Picture this, a day in December (that’s a Blondie reference). There is a soft crunch as my shoes step on a pathway of snow that has hidden the delicate greenery of previous seasons. The Baltic wind kisses my cheeks and I gently rub my earlobes to allow the blood to start moving. This sounds very poetic but in reality I am using all my strength to hoist myself up a flight of stairs. Holding onto the rail, pulling many muscles in my arm as I slip on the ice. This is my attempt to climb Södermalm hill, which at this point feels like Everest.
“So, what was your favourite place in Stockholm?” I have been asked this question over and over again since returning from my studies abroad. Now after living in the city for a few months, of course, I visited pretty much everywhere you could. You would think that it would be difficult to whittle it down to just one place. I mean there are multiple contenders; Gamla Stan – Stockholm’s Old Town and one of the main reasons for visiting the city. There is Stadsbiblioteket, the national library, also, the Modern Art Museum, which became my own personal muse, and so many other places. This is because Stockholm is a bustling and creative city bursting at the seams with action and diversity. However, the answer I always give to the question is; Södermalm hill (or more commonly known as ‘Tinder point’ to my friends – because if you happen to go on a Tinder date in Stockholm chances are he/she’s taking you up there!) but forget I told you that, Södermalm hill, or ‘Skinnarviksberget’ is Stockholm’s highest natural point, giving you the perfect view of this beautiful city.
Last year I was introduced to ‘Psychogeography’ by writer Nuala Casey. The definition of which is this; “the study of the influence of geographical environment on the mind or on behaviour.” For example, people from the north of England and the south are both seen as having completely different behaviours. It also relates to the idea that we have a connection with certain places; this could be a destination we went on holiday as a child, our home town, or anywhere we have a memory that sticks with us. I think of Psychogeography a lot when I look back at my travels because I think as I travel I leave a part of myself in that destination as I pass through. None more so as Stockholm because it’s a place where I really changed as a person. Södermalm hill nee’ Tinder Point nee’ Skinnarviksberget is special to me because it was the first place in the city I visited. I won’t forget that evening, the sun set at 8:30pm (which seems totally alien to me now) and there were hundreds of people sat on the rocks. They were drinking wine or beer and chatting as we collectively admired the beautiful city that sat before us. Some days I would go there by myself, whip out my notebook and just write. It gave me a lot of inspiration because it made me completely aware of where I was (literally because I could see everything) but also emotionally. It put me on a pedestal where I could evaluate if I was making the correct choice in how I was changing. If I didn’t have a choice I could both worry and be excited about how I would grow. The best times were on a night in December as my Stockholm journey was coming to an end. In minus temperatures (minus 16 one night) I would still go into the city and take on the mammoth task of climbing the highest point. I gracefully (not) slipped a lot on the stairs but luckily no one was around to see my embarrassment, as they weren’t stupid – tucked up in their warm houses. Despite this, when I got to the top it was worth it. Silence. Except the faint murmur of city life across the water in front of me. The bitter Scandinavian wind bit my cheeks and made my fingers numb. As I stood there in the dark and the cold, the only light was that from the metropolis below. I felt pretty complete. I was sharing a moment of reflection with myself. The person I had become. This new person stood where the old naïve person was sat drinking a beer five months ago. Both of us looking at the same view but with completely different thoughts. It’s actually hard to put into words how I felt up there. People may think I’m just super emotional but I believe we all have a place where we have had a feeling similar to this.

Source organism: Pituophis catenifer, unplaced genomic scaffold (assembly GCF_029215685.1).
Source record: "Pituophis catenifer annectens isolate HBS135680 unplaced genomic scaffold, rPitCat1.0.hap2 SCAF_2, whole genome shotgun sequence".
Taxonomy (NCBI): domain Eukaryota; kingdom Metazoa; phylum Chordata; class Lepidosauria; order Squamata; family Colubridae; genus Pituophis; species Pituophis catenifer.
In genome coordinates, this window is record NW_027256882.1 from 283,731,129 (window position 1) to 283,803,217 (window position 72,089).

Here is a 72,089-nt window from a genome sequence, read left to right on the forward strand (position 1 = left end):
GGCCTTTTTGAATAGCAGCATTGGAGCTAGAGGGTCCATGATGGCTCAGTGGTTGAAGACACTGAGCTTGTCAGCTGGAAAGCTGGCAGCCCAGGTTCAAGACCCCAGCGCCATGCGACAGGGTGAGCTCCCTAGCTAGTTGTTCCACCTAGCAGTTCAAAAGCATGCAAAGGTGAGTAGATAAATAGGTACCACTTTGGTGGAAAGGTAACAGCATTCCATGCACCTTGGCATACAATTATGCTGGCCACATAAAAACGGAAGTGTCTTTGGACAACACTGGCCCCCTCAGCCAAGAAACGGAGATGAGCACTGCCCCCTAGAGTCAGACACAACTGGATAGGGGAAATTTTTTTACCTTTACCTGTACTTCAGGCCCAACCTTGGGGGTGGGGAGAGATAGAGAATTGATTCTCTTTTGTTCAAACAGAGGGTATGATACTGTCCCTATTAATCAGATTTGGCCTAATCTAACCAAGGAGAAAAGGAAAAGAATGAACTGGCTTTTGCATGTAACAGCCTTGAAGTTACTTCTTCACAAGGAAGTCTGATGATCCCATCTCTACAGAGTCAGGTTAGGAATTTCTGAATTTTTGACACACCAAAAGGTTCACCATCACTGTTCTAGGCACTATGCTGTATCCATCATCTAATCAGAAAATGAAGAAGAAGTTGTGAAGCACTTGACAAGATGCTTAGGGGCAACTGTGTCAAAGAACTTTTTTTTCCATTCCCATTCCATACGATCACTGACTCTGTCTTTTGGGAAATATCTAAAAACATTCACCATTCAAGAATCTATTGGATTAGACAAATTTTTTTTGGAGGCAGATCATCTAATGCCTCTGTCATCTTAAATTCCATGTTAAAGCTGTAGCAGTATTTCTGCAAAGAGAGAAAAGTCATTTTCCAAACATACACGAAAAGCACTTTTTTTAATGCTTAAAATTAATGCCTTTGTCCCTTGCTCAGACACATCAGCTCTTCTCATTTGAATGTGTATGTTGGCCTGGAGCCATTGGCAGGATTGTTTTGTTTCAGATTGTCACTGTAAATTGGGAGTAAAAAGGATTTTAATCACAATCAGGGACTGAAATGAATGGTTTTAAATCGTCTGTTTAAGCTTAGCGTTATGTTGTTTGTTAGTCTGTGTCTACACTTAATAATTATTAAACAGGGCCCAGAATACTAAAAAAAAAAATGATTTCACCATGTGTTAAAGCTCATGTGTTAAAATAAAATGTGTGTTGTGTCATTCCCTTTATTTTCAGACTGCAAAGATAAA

Psychogeography… think about it, think about if your surroundings make you happy, if not, think about a place that does make you happy, then take off your shoes and run there.